I beseeched G-d at that time (3:23)

Moses prayed 515 prayers—the numerical value (gematria) of va’etchanan, “and I beseeched”—to be allowed to enter the Land. The Yalkut Shemini explains: When Moses saw that the decree had been sealed against him, he went and drew a circle and sat inside it, and said: I am not moving from here until You nullify the decree! . . . He then wrapped himself in sackcloth and covered himself with ashes, and stood in prayer and supplication before G-d until the heaven and the earth and the very laws of creation began to tremble, and said: Perhaps the time has come for G-d to destroy the world? . . . What did G-d do at that moment? He announced at every gate of every heaven and at every gate of every court that Moses’ prayer should not be admitted . . . for the voice of Moses’ prayer was like a sword that slices and rips, and which nothing can stop . . . Said Moses to G-d: If You will not allow me to enter the Land, allow me to [enter] as a beast of the field, which grazes on the grass and drinks water and sees the world that way—let my soul be as one of those!
Said G-d: “Enough!” Said Moses to G-d: If You will not allow me to enter the Land, allow me to [enter] as a bird that flies in the air to all four corners of the earth to collect its feed, and in the evening returns to its nest—let my soul be as one of those! Said G-d: “Enough!”

There is none else beside Him (4:35)

Rabbi Binyamin Kletzker, a chassid of Rabbi Schneur Zalman of Liadi, was a lumber      merchant. One year, while he was adding up the annual accounts, he inadvertently filled in under a column of figures: “TOTAL: Ein od milvado (‘There is none else beside Him’).” A fellow chassid admonished him for his absentmindedness. “Don’t you know, Reb Binyamin, that everything has its time and place?” he admonished. “There’s a time for chassidic      philosophizing, and a time to engage in worldly matters. A person’s business dealings are also an important part of his service of the Almighty, and must be properly attended to.” Said Rabbi Binyamin: “We consider it perfectly natural if, during prayer, one’s mind wanders off to the fair in Leipzig. So what’s so terrible if, when involved in business, an ‘alien thought’ regarding the oneness of G-d infiltrates the mind?”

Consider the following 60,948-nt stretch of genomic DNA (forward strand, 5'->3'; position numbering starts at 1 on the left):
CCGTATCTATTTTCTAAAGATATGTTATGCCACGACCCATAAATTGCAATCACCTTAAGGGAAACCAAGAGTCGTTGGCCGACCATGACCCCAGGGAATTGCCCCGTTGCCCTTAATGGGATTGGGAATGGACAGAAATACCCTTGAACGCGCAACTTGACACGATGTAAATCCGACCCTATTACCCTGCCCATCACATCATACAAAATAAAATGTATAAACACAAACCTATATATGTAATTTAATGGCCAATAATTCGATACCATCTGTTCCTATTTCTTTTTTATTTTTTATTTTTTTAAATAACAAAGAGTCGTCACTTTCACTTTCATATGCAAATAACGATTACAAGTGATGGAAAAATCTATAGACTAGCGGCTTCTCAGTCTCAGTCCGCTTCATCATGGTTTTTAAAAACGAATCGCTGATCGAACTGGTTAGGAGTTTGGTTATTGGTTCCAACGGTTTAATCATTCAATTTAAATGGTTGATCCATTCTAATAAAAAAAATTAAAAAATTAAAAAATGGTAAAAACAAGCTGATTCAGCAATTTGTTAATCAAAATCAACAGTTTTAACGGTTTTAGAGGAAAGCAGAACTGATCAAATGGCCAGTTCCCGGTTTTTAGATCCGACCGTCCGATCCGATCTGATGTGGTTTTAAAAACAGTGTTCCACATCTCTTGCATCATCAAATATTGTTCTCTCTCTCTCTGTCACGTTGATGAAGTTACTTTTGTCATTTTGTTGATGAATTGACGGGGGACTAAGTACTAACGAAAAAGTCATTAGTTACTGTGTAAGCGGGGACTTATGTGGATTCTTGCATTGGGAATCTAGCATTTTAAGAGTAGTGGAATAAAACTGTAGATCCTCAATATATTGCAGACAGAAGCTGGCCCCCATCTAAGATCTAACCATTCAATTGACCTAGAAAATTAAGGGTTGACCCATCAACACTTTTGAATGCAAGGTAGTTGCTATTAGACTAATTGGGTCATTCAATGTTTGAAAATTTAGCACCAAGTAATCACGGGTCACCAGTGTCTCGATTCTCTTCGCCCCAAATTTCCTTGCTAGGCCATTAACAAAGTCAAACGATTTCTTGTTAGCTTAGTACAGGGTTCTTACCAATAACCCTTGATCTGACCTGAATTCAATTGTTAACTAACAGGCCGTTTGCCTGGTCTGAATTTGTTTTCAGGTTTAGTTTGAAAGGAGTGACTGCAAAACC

You shall love the L-rd your G-d . . . (6:5) The Maggid of Mezeritch expounded on this verse, and asked: how can there be a commandment to love? Love is a feeling of the heart; one who has the feeling, loves. What can a person do if, G-d forbid, love is not embedded in his heart? How can the Torah instruct “you shall love” as if it were a matter of choice? But the commandment actually lies in the previous verse, “Hear O Israel . . .” Rabbi Yosef Yitzchak of Lubavitch explains: The Hebrew word shema (“hear”) also means “comprehend.” The Torah is commanding a person to study, comprehend and reflect upon the oneness of G-d. Because it is the nature of the mind to rule the heart, such contemplation will inevitably lead to a love of G-d. If one contemplates deeply and yet is still not excited with a love of G-d, this is only because he has not sufficiently refined and       purified himself of the things which stifle his capacity to sense and relate to the divine. Aside from this, such contemplation by the mind will always result in a feeling of love.


Prepared by Devorah Abenhaim


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